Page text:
The occasion for mentioning this is someone proposing machine-readable NSFW annotation. I don’t have an opinion of the utility of this yet, but it is fun to see a much improved (technically) proposal come just five hours after the first.

Via Tim Lee.

Las Vegas

Tuesday, December 26th, 2006

Driving around the south, west, and near east parts of Las Vegas, I see an incredible number of shopping centers. Mostly strip malls, but not rinky-dink strip malls, and not with empty parking lots. The only stores I entered were Trader Joe’s and Whole Foods, both packed. How can Las Vegas support so much shopping?

, centered around a few mega-strip malls, is pretty impressive, spread along several (very long) blocks along Spring Mountain Road.

Commercial Center, a cluster of old and presumably low-rent strip malls, appears to be the place for off-strip dining (I didn’t actually try anyplace in Chinatown, though I would have made an opportunity to try Satay had I seen a just-published review). The last time in Las Vegas (2002) I had a very good meal at Lotus of Siam, one of the few places I’ve encountered that sort of listens to requests for very hot food. I forgot the name and returned to Komol instead (across the parking lot), which was passable. Nearby India Palace provided a passable Dosa (their ad said “We Have Dosa!”)

I didn’t notice solar panels on any buildings despite the ideal climate for solar power. I conjecture that solar power is still not economical anywhere and perhaps Nevada offers fewer subsidies and Nevada residents are less interested in appearing green than California and Californians. Did I look in the wrong places?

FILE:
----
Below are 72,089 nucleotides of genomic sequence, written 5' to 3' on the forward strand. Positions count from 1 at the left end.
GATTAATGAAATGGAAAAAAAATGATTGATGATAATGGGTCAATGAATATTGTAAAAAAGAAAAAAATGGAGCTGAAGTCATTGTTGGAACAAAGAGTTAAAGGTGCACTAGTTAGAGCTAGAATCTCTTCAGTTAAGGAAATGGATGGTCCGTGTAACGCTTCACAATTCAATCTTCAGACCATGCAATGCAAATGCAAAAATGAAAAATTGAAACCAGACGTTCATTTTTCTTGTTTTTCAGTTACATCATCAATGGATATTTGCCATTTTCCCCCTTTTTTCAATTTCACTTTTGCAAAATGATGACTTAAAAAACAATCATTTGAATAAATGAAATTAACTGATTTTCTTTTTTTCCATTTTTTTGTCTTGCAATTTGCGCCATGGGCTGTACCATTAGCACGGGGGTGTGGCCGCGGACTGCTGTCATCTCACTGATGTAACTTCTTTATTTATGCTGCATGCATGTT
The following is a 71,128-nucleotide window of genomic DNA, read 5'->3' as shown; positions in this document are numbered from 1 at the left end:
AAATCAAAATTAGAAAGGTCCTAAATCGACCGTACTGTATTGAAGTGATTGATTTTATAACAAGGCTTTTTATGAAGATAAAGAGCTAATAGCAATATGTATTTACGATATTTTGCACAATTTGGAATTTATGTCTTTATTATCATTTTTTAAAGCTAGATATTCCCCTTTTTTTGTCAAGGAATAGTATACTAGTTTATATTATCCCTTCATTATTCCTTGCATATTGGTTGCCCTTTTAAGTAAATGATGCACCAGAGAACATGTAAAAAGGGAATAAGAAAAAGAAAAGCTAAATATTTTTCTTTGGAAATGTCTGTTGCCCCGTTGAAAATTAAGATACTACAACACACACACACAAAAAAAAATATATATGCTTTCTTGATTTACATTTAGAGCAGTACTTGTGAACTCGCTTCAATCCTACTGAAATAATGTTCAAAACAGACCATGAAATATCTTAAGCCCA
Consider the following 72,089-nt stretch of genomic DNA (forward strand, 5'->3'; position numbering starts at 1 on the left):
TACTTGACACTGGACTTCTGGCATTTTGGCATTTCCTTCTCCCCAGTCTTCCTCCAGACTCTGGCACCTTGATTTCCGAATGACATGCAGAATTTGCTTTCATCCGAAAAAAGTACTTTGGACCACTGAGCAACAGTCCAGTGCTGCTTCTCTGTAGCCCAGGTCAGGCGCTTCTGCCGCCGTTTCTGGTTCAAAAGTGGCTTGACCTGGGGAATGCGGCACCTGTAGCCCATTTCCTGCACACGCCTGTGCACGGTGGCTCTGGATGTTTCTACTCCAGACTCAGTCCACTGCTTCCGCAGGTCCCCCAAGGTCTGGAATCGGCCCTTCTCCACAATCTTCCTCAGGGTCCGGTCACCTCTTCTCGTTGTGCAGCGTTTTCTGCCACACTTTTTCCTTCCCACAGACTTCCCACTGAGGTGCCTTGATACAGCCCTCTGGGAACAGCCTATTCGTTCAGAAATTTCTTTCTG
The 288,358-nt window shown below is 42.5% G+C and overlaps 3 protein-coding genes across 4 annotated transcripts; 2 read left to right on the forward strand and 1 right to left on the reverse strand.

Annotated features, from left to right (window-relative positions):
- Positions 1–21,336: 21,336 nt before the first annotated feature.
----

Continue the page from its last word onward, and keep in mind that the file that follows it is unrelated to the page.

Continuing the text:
Why does anyone play slots? What could be more boring? The people playing don’t look like they’re having fun (many of the people playing games with cards look like they are).

I think I read somewhere that the Cirque du Soleil is the Starbucks of performance. Seems apt. Five permanent shows running in Las Vegas, not counting imitators.

The Las Vegas Art Museum looks worth visiting, or will be by the next time I visit the area (which could be years). It appears they decided to be a contemporary museum last year. The current location shared with the Sahara West Library is nice. Unfortunately I only noticed on the way out of town and didn’t have time to look in.

is really neat and not at all crowded. If I look funny in the picture below I assure you it is only due to the extra 86 meters of atmosphere on top of me.

I immediately recognized as the armpit of California. Turns out it’s the armpit of America. Marvel at the sight and especially the smell. Well worth a pitstop on the way out of Death Valley.

Sanhattanize North Beach!

Tuesday, December 26th, 2006

Earlier today I wrote about a new hope for Sanhattanization, now I read of another, complete with a reactionary city supervisor invoking the horror (horrors!) of Manhattanization:

Decades ago, as downtown was expanding northward, gobbling up thriving, diverse communities and destroying dozens of historic buildings, community activists won a monumental zoning battle by drawing a bright line down Washington Street. On one side is the massive Downtown Business District, where the Transamerica Pyramid sits. On the other side are the human-scale neighborhoods of Chinatown, North Beach, and Jackson Square, San Francisco’s first historic district.

We have fought hard to maintain this barrier against the Manhattanization of our neighborhoods. In the late 1990s I joined with neighbors to successfully prevent the destruction of the landmark Colombo Building at the gateway from downtown into these historic neighborhoods.

Thanks to such retrogrades these neighborhoods have for decades lingered on as the embarrassingly cheesy tourist traps that they are rather than as integral parts of a world class city. Sad, very sad.

So when more than 200 neighbors showed up at a recent public meeting to protest the threat of yet another high-rise encroachment, I certainly took notice. Who was it this time? Not a private developer but our very own City College is now proposing a 17-story, 238-foot glass monstrosity at the corner of Kearny and Washington streets. And the college is arguing that, as a state agency, it can ignore San Francisco planning and zoning codes.